Meet Mitch Mense. 47. a.k.a., the
Bandanna Man and/or Minnesota Mitch, who was just happy to be back at one of his favorite stomping grounds.
shaggy-haired private contractor from
Minneapolis missed his calling as a vaudeville stand-up comic but was a
sizeable presence last Saturday near the
swimming beach at Hayes Lake State Park.
The Friends of Hayes Lake had selected last Saturday as
the day to begin screening in the pavilion, their
latest project to make Hayes Lake the
classiest little state park in Minnesota.
For several days prior, KJ-102 FM had put out the call for volunteers
to bring hammers and staple guns, much like the Jehovah Witnesses do when they decide to build a new church in just a couple of days.
hands make light work.
The problem was, the devoted didn't show.
But the Bandanna Man was there, and he sincerely believes that the
park is his domain.
good to be up at the park and be king," he declared as he gave orders
like a drill instructor.
At various times in the four hours that he was on the job, he barked orders at the four-man crew like they were Marine recruits.
Oh, he owned the park last Saturday, even going so far as to warn the park ranger, Lance Crandall, that he planned to return
with his boat and
outboard motor and
shake things up by violating the ban against outboard motors.
Maybe he was kidding, but the park ranger immediately cast a jaundiced eye toward Minnesota Mitch, who more than slightly resembles a grizzly bear.
He has camped at Hayes on several occasions, finding the hot water in the showers the finest comfort when he is in need of soap and water.
Had he not had a prior engagement, he would have worked the entire day for the Friends of
Hayes Lake, who appeared to be almost friendless.
were all the members?
They definitely would have been impressed.
Minnesota Mitch was right on the job. hammering away and plotting shortcuts to help the Friends save money on additional lumber they will need to complete the job.
That was not his initial response as
he assumed that the state was paying for the supplies,
belittled some of the
lumber that appeared to have been formerly the
habitat of termites.There was also plywood paneling
that was definitely worth stealing.But once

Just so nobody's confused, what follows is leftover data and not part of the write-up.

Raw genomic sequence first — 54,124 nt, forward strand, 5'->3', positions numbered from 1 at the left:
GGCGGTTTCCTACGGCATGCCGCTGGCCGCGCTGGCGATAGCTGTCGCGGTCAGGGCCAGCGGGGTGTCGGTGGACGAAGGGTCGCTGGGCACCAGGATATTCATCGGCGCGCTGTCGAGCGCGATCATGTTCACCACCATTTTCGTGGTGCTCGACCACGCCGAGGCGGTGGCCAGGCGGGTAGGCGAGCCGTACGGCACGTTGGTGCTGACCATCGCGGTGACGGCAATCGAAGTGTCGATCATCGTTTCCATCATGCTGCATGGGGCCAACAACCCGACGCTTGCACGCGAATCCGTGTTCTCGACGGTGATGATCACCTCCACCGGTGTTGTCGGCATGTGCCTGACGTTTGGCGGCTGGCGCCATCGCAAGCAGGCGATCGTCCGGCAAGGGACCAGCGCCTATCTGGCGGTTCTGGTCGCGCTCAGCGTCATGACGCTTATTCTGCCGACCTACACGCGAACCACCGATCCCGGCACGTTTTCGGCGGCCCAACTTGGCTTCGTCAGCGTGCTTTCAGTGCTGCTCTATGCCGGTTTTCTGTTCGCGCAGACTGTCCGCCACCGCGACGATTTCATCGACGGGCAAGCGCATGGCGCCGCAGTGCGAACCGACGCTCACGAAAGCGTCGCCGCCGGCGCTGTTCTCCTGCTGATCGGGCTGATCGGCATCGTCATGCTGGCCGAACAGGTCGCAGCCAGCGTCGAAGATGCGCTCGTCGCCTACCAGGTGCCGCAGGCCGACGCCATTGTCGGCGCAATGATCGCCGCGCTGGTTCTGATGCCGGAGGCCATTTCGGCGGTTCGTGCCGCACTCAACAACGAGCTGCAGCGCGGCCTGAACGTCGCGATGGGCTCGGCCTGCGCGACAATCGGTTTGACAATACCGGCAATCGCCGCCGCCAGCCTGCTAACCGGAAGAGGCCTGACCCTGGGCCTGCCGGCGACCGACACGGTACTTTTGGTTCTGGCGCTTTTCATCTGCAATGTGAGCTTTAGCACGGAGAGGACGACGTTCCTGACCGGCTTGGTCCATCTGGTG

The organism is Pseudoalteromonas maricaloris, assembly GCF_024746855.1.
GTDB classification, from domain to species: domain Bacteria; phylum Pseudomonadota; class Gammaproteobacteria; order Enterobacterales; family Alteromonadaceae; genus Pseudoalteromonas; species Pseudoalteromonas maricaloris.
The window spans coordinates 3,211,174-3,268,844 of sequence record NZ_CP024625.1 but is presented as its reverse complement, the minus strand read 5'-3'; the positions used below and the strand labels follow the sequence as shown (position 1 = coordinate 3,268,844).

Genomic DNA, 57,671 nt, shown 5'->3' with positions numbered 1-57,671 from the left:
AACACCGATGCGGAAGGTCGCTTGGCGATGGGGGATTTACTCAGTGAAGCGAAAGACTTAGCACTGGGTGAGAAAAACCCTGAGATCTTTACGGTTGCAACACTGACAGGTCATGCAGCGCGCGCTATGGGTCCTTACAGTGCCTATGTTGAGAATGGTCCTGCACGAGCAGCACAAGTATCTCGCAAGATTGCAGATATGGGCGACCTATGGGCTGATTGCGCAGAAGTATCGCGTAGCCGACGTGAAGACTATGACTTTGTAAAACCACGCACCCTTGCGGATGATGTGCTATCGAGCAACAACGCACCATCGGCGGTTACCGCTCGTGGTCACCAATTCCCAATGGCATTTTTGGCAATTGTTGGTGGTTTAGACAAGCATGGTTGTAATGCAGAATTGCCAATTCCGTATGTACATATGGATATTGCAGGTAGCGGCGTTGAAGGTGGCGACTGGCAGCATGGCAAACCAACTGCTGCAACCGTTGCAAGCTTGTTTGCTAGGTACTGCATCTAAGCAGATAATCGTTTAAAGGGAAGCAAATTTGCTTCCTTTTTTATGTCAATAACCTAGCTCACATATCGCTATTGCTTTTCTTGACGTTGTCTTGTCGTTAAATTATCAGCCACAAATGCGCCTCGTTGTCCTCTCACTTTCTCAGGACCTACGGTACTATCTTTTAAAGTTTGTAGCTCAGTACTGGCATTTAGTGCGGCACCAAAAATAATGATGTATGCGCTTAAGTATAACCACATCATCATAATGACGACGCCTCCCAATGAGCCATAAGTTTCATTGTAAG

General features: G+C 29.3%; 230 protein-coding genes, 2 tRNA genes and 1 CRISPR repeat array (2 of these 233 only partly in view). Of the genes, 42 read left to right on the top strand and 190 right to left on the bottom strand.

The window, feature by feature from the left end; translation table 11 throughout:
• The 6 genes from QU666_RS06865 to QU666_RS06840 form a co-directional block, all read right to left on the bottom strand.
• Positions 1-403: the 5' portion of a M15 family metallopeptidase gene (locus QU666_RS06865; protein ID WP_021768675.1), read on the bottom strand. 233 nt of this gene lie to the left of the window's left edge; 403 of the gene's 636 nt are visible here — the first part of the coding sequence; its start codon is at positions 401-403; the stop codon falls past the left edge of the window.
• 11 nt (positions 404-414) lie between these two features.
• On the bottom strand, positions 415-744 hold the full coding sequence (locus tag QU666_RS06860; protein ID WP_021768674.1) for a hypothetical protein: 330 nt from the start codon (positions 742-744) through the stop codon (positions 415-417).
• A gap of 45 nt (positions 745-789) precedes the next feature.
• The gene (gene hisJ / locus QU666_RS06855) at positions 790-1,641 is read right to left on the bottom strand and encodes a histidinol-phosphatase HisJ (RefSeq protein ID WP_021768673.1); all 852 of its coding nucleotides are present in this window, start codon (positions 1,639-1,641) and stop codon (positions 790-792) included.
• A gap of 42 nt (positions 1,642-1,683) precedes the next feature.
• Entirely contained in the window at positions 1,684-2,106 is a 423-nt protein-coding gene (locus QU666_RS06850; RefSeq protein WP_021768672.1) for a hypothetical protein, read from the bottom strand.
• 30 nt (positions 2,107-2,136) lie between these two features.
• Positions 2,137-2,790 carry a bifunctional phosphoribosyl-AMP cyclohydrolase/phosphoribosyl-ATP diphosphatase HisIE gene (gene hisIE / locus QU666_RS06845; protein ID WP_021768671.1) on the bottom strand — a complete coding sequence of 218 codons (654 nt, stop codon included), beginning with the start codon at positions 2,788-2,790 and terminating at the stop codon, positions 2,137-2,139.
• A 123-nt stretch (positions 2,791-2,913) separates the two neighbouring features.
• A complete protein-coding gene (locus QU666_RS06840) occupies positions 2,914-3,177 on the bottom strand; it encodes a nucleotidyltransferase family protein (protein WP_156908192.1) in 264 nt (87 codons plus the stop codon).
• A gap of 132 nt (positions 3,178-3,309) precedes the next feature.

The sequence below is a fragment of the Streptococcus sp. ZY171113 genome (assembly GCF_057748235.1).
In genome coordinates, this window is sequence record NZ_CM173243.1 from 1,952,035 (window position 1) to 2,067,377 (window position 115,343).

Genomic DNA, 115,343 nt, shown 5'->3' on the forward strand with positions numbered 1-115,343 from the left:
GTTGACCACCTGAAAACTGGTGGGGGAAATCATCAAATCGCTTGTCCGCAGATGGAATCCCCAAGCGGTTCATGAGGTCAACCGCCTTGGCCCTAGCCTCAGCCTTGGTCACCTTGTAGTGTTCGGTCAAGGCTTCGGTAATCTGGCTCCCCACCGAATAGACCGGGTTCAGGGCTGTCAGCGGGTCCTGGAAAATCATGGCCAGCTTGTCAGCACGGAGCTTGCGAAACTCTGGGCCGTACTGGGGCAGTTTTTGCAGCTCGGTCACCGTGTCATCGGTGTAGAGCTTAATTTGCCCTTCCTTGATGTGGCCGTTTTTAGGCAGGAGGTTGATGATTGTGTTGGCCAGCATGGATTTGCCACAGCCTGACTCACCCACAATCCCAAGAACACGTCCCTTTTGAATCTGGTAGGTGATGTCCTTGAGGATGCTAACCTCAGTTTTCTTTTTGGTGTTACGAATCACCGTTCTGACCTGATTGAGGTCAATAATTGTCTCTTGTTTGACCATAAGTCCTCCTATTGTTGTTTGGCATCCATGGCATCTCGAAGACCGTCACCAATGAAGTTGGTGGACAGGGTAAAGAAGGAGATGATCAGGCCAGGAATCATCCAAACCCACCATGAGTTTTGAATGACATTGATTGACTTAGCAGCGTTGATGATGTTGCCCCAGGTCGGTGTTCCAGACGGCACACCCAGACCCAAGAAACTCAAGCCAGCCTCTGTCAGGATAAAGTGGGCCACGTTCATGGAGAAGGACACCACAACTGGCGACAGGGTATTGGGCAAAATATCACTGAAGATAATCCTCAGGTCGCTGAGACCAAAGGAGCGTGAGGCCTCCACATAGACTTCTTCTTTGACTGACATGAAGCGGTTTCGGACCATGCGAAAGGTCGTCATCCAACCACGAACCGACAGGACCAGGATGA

he learned that the Friends of Hayes Lake had
paid for everything, he worked like a Republican
looking for another tax loophole. He had two
very cooperative carpenters working right alongside
Steve Roseen and Gump
Olsen also volunteered their time and, while
the screening job did not get completed, they
managed to get three sides of the pavilion framed
in.About an hour before noon, a lady stepped
inside the pavilion and pointed out that two
of the 2 X 4 studs were not square, which prompted
the usual from Minnesota Mitch.
"Who the (expletive)
is she?" he snarled with a laugh. As it
was somebody's mother, the Bandanna Man took
the criticism in stride, pointing out that more
hammers were available and the lady could get
right to work.
Which she promptly
did, and he had another helper. And then the
Bandanna Man departed, and the joint got quiet
without the guy with the colorful vocabulary.
Deep In The Woods
On Sunday morning, Mitch was spotted somewhere south of
Axel Olson corner in the Beltrami Island
The site was not to be disclosed as he had earlier given a direct order
not to reveal his present
He poked his head out of the door, looking too big for his little camper that was more
suited for a dwarf.
begun to drizzle.
"It's perfect in dry weather,"
he said. "But if it rains, it leaks."
Always, with the Bandanna Man, a
nickname he acquired long ago as it is his
trademark headgear, there was a snappy comeback.
perfect," he said.
And then there was this tremendous
growl, as he cast his eyes skyward, and the Bandanna Man appeared to have a legitimate gripe.